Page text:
A huge single-frame grille with Audi’s honeycomb styling blends almost seamlessly into updated Matrix-style headlights with LED DRLs. Super-wide fenders stretch out over its 19-inch tires but keen-eyed enthusiasts will notice something interesting here: the front track is wider than the rear. In fact, it’s 2.7-inches (68.5 mm) wider, measuring 62.7 inches (1,592 mm) versus 60 inches (1,524 mm). Moreover, Audi has put wider tires on the front, 265/30/19s compared to 245/35/19s in the back.

The little details have meaningful inspiration across the entire design of the 2022 RS3. For example, the larger grille intakes and the outlets just behind the front wheels are functional and serve to cool the brakes more effectively than in the 2020 car.

The rear spoiler is larger than the one on the S3 and provides better aerodynamics too. Speaking of details, those headlights have a special function that flashes the car’s name on the driver’s side every time you unlock it. That same attention is continued inside the RS3.

A More Focused Interior

While it’s clear that Audi has updated just about every aspect of the RS3 over its 2020 predecessor, the interior stands out as a big change. The honeycomb stitching on the new sport seats is a big improvement over the old car and the experience continues to improve once you’re seated and looking around. Instead of a fairly simplistic dash, the 2022 car has a cockpit that seems to surround the driver.

And that’s appropriate because the brand’s virtual cockpit is now a standard feature. A 10.1-inch MMI touch screen serves as the central infotainment system and is another big improvement. Both feature big bright graphics and nearly instantaneous responses from inputs.

We also love how the virtual cockpit can display two different main features at a time. Gone are the days of needing to leave navigation instructions to check something else. Now, you can keep both on the screen at the same time. Perhaps the only thing we miss from the old car is the physical controls which provided a secondary way to interact with the infotainment system itself. Now, physically tapping the screen is the only way to select a number of options and that steals one’s focus from the road itself.

What isn’t distracting is the ride comfort and quality. The front and rear seats are both nice places to be though we’d recommend only putting shorter folks on the rear bench. Both knee and headroom are lacking in the second row but the front buckets have no such issue. Despite my above-average height, I had no issue getting comfortable in the RS3 even when driving for more than two hours at a time. I do miss those massaging seats from the Sierra AT4X though.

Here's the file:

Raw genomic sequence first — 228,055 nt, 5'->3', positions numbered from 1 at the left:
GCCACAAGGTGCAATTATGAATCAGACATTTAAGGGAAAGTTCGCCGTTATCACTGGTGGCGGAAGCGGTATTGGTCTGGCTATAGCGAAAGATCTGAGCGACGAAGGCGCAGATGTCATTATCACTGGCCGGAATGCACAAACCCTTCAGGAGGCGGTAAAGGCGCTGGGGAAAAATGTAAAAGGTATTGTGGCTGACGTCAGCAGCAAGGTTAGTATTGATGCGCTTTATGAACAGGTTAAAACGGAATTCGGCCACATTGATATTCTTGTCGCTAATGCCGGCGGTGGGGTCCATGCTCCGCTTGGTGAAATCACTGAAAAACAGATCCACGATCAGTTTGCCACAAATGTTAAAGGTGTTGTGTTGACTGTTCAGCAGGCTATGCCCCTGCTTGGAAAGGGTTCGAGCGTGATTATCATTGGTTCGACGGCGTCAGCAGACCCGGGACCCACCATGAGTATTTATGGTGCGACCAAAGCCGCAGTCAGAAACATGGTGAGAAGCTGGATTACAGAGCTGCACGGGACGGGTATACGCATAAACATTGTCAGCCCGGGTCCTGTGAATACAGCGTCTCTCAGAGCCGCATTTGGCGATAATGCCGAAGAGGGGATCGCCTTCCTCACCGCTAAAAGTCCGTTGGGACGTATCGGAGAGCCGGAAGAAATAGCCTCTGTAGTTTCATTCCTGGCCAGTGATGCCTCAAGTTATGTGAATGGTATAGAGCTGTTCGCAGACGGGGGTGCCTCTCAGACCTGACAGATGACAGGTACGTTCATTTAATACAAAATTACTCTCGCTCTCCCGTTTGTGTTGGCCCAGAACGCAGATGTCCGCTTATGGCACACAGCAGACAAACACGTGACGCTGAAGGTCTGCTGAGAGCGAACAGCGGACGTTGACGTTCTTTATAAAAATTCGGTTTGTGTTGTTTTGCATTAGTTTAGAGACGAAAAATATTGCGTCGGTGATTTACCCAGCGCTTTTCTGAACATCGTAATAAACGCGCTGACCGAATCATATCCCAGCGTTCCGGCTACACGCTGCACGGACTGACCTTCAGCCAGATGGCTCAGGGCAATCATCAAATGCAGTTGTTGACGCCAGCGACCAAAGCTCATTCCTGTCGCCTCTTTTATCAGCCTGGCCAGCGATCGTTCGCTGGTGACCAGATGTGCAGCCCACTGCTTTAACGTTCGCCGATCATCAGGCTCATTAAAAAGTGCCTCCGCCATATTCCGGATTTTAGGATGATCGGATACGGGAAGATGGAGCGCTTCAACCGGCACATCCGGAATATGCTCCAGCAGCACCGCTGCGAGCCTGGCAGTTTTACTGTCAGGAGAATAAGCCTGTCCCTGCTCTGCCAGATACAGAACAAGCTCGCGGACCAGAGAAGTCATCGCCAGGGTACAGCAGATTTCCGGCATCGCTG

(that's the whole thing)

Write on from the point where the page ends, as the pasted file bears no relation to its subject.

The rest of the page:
Cargo space is excellent as well with a deep and wide trunk that has more than enough space for a family to go on a weekend road trip. However, we’d love to see a bit more storage in the cabin. Aside from a small cubby between the front seats, there’s not much. Still, there’s only so much that can be shoehorned into such a small platform and the tradeoffs are well worth it in this case.

Poised On The Pavement

The Bruce Banner side of the RS3 is the one that you show to the public. It’s sedate, smart, and stylish even. Unlike some other hardcore pseudo racer trims in the automotive world, “Comfort” mode is actually quite comfortable. In fact, not only is it so relaxed that I think most grandmothers could handle it without issue, but it was so sedate that I couldn’t really stand driving in it after about 15 minutes. Gear changes and throttle inputs are very slow and calm. Steering feedback isn’t numb but it also isn’t very sharp.

It’s just a touch too relaxed for my personal taste but it highlights just how broad the RS3’s abilities really are. Sometimes, the best superheroes are the ones that have a calm and affable public persona. For those moments, the cabin is a warm and comfortable welcoming space, not some blinged-out racecar that your family will never want to go anywhere in. The RS3 can even pull off morning trips to church and fit in with the Saints despite the fact that we all know that it’s a better sinner.